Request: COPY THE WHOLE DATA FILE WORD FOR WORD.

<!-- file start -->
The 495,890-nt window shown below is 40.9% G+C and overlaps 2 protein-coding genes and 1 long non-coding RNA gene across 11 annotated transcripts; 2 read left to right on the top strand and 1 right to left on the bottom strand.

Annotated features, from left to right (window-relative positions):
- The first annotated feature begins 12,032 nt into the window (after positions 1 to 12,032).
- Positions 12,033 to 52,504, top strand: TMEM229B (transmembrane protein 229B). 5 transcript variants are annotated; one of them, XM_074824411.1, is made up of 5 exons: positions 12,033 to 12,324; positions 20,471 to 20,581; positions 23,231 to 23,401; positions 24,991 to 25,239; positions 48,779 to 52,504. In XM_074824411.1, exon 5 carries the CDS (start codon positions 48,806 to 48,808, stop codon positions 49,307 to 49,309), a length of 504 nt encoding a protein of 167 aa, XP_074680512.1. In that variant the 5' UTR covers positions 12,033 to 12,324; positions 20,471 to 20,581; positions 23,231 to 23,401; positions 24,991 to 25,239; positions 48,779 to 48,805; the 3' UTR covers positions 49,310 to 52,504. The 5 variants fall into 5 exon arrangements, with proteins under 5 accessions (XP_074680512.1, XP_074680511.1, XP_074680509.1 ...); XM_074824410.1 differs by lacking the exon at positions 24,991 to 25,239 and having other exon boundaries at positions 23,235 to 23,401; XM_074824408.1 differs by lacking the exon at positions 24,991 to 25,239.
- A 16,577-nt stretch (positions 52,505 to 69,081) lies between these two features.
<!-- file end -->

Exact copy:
The 495,890-nt window shown below is 40.9% G+C and overlaps 2 protein-coding genes and 1 long non-coding RNA gene across 11 annotated transcripts; 2 read left to right on the top strand and 1 right to left on the bottom strand.

Annotated features, from left to right (window-relative positions):
- The first annotated feature begins 12,032 nt into the window (after positions 1 to 12,032).
- Positions 12,033 to 52,504, top strand: TMEM229B (transmembrane protein 229B). 5 transcript variants are annotated; one of them, XM_074824411.1, is made up of 5 exons: positions 12,033 to 12,324; positions 20,471 to 20,581; positions 23,231 to 23,401; positions 24,991 to 25,239; positions 48,779 to 52,504. In XM_074824411.1, exon 5 carries the CDS (start codon positions 48,806 to 48,808, stop codon positions 49,307 to 49,309), a length of 504 nt encoding a protein of 167 aa, XP_074680512.1. In that variant the 5' UTR covers positions 12,033 to 12,324; positions 20,471 to 20,581; positions 23,231 to 23,401; positions 24,991 to 25,239; positions 48,779 to 48,805; the 3' UTR covers positions 49,310 to 52,504. The 5 variants fall into 5 exon arrangements, with proteins under 5 accessions (XP_074680512.1, XP_074680511.1, XP_074680509.1 ...); XM_074824410.1 differs by lacking the exon at positions 24,991 to 25,239 and having other exon boundaries at positions 23,235 to 23,401; XM_074824408.1 differs by lacking the exon at positions 24,991 to 25,239.
- A 16,577-nt stretch (positions 52,505 to 69,081) lies between these two features.